Father, dear father! Your eyes were open, and they did not look at me. There is a light on your face, and your features are changed! What is itwhat have you seen?"

"Hush, darling: here-kneel by me, for a little while, and be still. I have seen the dead."

She knelt by him, burying her awestruck face in his bosom, and clung to him with all the fervor of her soul. He clasped her to his breast, and for minutes all was still.

"My dear-my good, dear child !”

The voice was tremulous and low. She lifted her fair, bright countenance, now convulsed with a secret trouble, and dimmed with streaming tears, to his, and gazed on him. His eyes were shining; but his pallid cheeks, like hers, were wet with tears. How still the room was! How like a thought of solemn tenderness, the pale gray dawn! The world was far away, and his soul still wandered in the peaceful awe of his dream. The world was coming back to him-but oh! how changed!in the trouble of his daughter's face.

"Darling, what is it? Why are you here? Why are you weeping? Dear child, the friend of my better days-of the boyhood when I had noble aims, and life was beautiful before me-he has been here! I have seen him. He has been with me-oh! for a good I cannot tell!"

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I heard you come down stairs, and I came here to find you. But you were lying here so quietly with your eyes open, and so strange a light on your face. And I knew I knew you were dreaming of him, and that you saw him, for the letter lay beside you. O, father! forgive me, but do hear me ! In the name of this day-it's Christmas day, father-in the name of the time when we must both die-in the name of that time, father, hear me! That poor woman last night--O, father, forgive me, but don't tear that letter into pieces and trample it under foot! You know what I mean-you know-you know. Don't tear it, and tread it under foot!" She clung to him, sobbing violently, her face buried in his hands.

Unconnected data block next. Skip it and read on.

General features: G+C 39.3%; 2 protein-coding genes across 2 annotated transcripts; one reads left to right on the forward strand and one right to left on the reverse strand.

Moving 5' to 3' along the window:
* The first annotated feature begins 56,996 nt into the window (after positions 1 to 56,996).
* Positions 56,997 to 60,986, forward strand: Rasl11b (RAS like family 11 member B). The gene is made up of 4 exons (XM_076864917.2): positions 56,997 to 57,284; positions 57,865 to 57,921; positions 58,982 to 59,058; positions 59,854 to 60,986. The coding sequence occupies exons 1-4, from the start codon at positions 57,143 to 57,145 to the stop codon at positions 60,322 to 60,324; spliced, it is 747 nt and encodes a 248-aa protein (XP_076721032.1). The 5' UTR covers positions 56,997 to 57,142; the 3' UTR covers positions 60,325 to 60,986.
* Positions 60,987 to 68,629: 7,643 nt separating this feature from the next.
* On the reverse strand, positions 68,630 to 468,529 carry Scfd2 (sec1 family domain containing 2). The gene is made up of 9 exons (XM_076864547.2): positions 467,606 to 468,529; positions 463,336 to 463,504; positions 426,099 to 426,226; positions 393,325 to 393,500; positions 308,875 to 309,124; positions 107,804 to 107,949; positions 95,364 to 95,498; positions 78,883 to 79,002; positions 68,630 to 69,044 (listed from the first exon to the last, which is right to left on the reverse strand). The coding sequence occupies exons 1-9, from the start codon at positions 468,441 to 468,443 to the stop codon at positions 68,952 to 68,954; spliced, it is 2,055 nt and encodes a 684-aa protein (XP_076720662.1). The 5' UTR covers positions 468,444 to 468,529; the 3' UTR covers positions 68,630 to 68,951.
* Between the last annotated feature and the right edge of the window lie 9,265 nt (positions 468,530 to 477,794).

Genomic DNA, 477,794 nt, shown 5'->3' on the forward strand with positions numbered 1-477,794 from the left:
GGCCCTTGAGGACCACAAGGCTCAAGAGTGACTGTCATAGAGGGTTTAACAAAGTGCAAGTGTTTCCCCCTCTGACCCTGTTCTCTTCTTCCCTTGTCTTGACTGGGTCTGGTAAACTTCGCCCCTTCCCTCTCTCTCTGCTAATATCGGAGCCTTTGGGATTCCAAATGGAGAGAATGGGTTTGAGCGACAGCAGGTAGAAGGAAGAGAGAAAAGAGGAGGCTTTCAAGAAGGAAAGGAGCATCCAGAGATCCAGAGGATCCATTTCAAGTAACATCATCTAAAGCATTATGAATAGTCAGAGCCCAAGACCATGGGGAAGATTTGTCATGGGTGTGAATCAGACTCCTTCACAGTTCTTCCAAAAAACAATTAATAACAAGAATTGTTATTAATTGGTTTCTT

"Hush, hush! It's all well-it's all well. Here, sit by me. So. I have"His voice failed him, and he paused. Sitting by him-clinging to him-her face hidden in his bosom-she heard the strong beating of his disenchanted heart!


My child, I know your meaning. I will not tear the letter to pieces and trample it under foot. God forgive me my life's slight to these words. But I learned their value last night, in the house where your blank letter had entered before me."

She started, and looked into his face steadfastly, while a bright scarlet shot into her face, and overspread her neck and bosom.

"I know all, Netty-all. Your secret was well kept, but it is yours and mine, now. It was well done, darling, -well done. O, I have been through strange mysteries of thought and life since that starving woman sat here! Well-thank God!"


Father, what have you done?" The flush had failed, but a gladder color still brightened her face, while the tears stood trembling in her eyes.


Netty," he answered, "I have done what you wished me to do yesterday. Mrs. Miller is to stay-forever, if she likes. The liquor-seller is to go, and he will have no successor."


"O, father!"-She stopped. bright scarlet shot again over her face, and neck, and bosom, but with an April shower of tears, and the rainbow of a smile.

"Listen to me, Netty, and I will tell you, and only you, what I have done." Then, while she mutely listened, sitting by his side, and the dawn of Christmas broadened into Christmas-day, he told her all.